Brad Cary

Brad Cary graduated from the College of Optometry in May and now works at Family Focus Eyecare in Columbia, Missouri. Previously, he served in the Army Nurse Corps and worked as a civilian nurse. (Photo by Janice White)

Getting through undergraduate at Creighton University was undeniably difficult for Brad Cary.

He was not only studying to become a BSN-credentialed nurse in a rigorous program but also was in the Reserve Officer Training Corps. That meant days that started at 5:30 a.m., learning everything from basic soldiering skills to marksmanship to battlefield first aid and much more.

Yet, the experience couldn’t compare to the intensity of the College of Optometry at the University of Missouri–St. Louis.

“I thought nursing was tough, but optometry was definitely a more rigorous program,” Cary said. “The volume of information they present to you is very overwhelming, and then it’s really a matter of developing good study skills and habits to keep on top of things.”

That hard work paid off for Cary, who graduated from UMSL in May with a job lined up at Family Focus Eyecare, a practice in Columbia, Missouri. He’ll treat patients for routine eye exams, fit specialty contact lenses and manage ocular disease, which became a passion for Cary during school.

Optometry is Cary’s third career, after serving in the U.S. Army and then as a civilian nurse. A native of Omaha, Nebraska, he picked nursing and the military because of his family.

“I really liked the sciences and the medical field and definitely wasn’t the type of person to want to sit behind a desk,” he said. “I had an aunt who’s a nurse, and she always had good stories. It fit my personality, so I decided to go with it.

“I come from a military family. My grandpa, my dad, and my uncle were all in the army and hearing their stories made me more open to it.”

Being in the ROTC helped Cary pay for school while carrying out the family tradition. After graduating, he passed the NCLEX and joined the Army Nurse Corps, serving as an emergency room nurse.

He was active duty for four years before separating to pursue optometry school.

“There was never a dull moment, that’s for sure,” he said. “There was always something going on.”

At the beginning of his military career, Cary was stationed in San Antonio, where he met his wife, Sarah, an audiologist in the Army. She was working in an eyes and ears clinic, and as Cary started to pursue higher education, several of her coworkers suggested he shadow at the clinic.

Cary immediately knew he had found his match.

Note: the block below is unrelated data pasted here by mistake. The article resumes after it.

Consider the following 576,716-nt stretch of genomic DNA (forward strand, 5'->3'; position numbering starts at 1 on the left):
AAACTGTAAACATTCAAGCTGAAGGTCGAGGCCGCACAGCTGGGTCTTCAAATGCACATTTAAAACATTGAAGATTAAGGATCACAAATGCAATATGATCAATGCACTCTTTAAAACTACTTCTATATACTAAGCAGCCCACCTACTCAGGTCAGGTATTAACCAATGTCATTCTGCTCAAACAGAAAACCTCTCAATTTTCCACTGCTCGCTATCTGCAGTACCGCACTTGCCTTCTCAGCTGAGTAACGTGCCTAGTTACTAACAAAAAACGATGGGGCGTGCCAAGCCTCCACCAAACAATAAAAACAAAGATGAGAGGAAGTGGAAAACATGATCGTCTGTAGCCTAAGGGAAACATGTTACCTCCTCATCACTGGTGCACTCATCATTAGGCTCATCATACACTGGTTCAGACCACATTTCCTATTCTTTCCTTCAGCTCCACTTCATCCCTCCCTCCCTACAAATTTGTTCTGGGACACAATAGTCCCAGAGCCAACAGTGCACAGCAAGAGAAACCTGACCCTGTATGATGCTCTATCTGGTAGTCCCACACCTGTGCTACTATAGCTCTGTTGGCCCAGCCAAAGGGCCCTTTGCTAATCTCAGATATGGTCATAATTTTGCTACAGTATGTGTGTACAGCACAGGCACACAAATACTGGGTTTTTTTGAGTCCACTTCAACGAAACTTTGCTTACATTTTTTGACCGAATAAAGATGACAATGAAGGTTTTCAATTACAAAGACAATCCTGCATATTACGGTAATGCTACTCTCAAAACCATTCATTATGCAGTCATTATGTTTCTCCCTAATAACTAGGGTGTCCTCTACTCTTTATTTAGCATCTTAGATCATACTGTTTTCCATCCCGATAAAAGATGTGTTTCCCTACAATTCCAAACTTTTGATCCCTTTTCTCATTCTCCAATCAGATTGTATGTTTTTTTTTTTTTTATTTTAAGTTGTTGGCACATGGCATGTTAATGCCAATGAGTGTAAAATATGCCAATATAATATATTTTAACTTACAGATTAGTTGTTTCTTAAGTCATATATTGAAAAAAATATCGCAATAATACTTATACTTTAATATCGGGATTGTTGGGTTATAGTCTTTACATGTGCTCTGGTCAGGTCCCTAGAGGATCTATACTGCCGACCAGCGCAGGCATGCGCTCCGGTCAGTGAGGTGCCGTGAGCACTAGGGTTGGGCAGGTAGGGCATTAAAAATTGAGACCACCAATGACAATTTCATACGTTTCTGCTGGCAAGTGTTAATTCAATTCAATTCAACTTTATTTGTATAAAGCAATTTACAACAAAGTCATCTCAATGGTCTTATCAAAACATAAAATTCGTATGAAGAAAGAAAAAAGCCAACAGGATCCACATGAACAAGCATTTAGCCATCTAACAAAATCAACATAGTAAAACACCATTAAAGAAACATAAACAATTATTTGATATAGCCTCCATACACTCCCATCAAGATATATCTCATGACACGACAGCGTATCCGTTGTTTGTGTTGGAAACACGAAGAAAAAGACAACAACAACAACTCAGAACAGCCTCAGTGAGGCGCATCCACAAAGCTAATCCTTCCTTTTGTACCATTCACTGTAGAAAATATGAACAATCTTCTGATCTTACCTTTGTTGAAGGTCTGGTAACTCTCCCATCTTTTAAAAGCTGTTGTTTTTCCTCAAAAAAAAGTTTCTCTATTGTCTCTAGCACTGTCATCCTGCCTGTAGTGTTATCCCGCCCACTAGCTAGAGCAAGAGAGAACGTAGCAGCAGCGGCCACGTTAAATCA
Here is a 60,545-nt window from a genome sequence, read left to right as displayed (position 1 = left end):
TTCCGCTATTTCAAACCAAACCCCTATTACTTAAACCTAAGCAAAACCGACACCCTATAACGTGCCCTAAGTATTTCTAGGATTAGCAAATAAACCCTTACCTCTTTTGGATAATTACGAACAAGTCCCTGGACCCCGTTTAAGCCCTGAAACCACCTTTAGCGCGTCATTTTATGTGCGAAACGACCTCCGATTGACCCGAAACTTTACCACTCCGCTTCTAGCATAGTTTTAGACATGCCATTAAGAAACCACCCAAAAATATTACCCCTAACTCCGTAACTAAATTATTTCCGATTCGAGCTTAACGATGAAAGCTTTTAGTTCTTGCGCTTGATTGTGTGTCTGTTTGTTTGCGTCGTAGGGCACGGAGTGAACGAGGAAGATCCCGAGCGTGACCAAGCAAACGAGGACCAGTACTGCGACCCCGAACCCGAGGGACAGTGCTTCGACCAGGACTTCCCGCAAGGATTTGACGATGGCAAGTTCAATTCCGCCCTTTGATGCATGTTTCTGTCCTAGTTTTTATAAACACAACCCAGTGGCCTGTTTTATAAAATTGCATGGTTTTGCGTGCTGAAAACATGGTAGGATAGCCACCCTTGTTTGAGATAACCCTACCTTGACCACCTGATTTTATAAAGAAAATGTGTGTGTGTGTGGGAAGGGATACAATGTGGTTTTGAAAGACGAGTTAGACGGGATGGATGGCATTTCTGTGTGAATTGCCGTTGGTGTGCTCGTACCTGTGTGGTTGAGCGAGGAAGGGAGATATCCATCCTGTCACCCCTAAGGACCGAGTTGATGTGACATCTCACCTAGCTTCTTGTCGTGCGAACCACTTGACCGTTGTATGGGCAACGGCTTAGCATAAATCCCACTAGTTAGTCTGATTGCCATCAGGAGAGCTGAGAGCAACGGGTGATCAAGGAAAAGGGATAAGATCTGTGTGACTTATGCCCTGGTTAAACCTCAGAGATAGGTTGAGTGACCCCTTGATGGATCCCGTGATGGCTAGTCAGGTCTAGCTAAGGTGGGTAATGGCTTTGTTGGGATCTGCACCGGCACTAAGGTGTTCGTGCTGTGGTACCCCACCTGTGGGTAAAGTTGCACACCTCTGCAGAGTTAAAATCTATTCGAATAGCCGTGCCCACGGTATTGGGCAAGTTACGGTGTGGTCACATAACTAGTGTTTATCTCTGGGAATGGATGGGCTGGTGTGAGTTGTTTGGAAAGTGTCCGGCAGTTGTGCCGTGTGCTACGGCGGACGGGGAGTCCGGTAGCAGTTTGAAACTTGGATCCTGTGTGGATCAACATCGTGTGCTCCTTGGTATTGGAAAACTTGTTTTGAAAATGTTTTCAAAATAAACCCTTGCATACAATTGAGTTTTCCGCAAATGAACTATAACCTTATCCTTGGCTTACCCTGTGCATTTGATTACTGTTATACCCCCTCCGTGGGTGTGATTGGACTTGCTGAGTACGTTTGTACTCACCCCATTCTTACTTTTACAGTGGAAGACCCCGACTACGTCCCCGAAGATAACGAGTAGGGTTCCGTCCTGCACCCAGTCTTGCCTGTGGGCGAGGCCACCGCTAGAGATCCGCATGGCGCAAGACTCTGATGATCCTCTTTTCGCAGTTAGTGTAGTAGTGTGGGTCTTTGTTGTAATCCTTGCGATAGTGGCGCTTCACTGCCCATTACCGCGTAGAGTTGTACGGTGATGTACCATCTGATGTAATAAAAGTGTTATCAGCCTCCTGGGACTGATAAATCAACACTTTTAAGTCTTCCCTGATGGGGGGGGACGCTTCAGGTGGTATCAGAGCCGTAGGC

“I liked the entrepreneurial side of optometry, and I also appreciated that I’d still be continuing in the medical field,” he said. “Sometimes as an ER nurse, I felt overwhelmed by everything, and so the idea of specializing and just focusing on the eyes was appealing to me.”

After finishing his contract with the military, Cary took classes for his optometry prerequisites while working for the University of Colorado Health System. Then, in 2017, he applied to optometry school, deciding on UMSL because of its welcoming feel, starting school later that year.

Studying optometry felt totally different than nursing, yet there were moments of overlap. He felt that gave him an edge and furthered his interest in learning about ocular disease.

“I felt like I could continue to build off of my nursing background, adding different layers to my knowledge,” Cary said. “I saw a lot of disease during my nursing career in the ER, and it was very interesting to learn how different disease processes can affect the eyes.

“I definitely like seeing any medical complaints related to the eyes. It’s kind of fun, trying to solve a mystery and trying to find the correct answer to give the patient the best care possible.”

While in school, Cary especially enjoyed the fourth-year clinical rotations. He stayed in the St. Louis area, completing rotations at the St. Louis VA, Galanis Eye Care Center, UMSL Eye Care, the Family Care Health Center in Carondelet and Koetting Eye Center.

The Family Care Health Center proved to be especially interesting since the clinic serves a largely immigrant population, which involves interpreted exams in Spanish, Bosnian and Vietnamese.

“It’s different aspect that made it a little bit more challenging and rewarding to help individuals across different cultures,” he said.

Another thing that made school a bit more challenging – and much more rewarding – was expanding his family. During his second year, Cary and his wife welcomed twin boys, Russell and William. They welcomed their third son, Louis, during fourth year.

“Leading up to optometry school, I definitely was excited but also daunted by the school side of things,” he said. “I was definitely a little nervous about it, but luckily the faculty and my classmates were great.”

Working in small groups to study, his classmates were able to help each other out, share study materials and templates and support each other.

“It was very beneficial, and I’m very appreciative,” he said.

The convivial and helpful relationships among classmates and the other people in the College of Optometry is a big part of what Cary liked about the school, and he feels lucky to have built valuable friendships throughout.

Though he’s looking forward to the next phase in his life, Cary will look back on his time at UMSL warmly, as optometry school far exceeded his expectations.

“I’m very happy with my decision,” he said. “I’m so excited for the future, and I think there’s more opportunities in optometry than I thought there were when I started school. There are so many different areas of optometry to go into. Optometry is really growing on the medical side of things, offering more treatment for ocular disease, and it’s a great field that I’m so excited to be a part of.”

Jessica Rogen

Jessica Rogen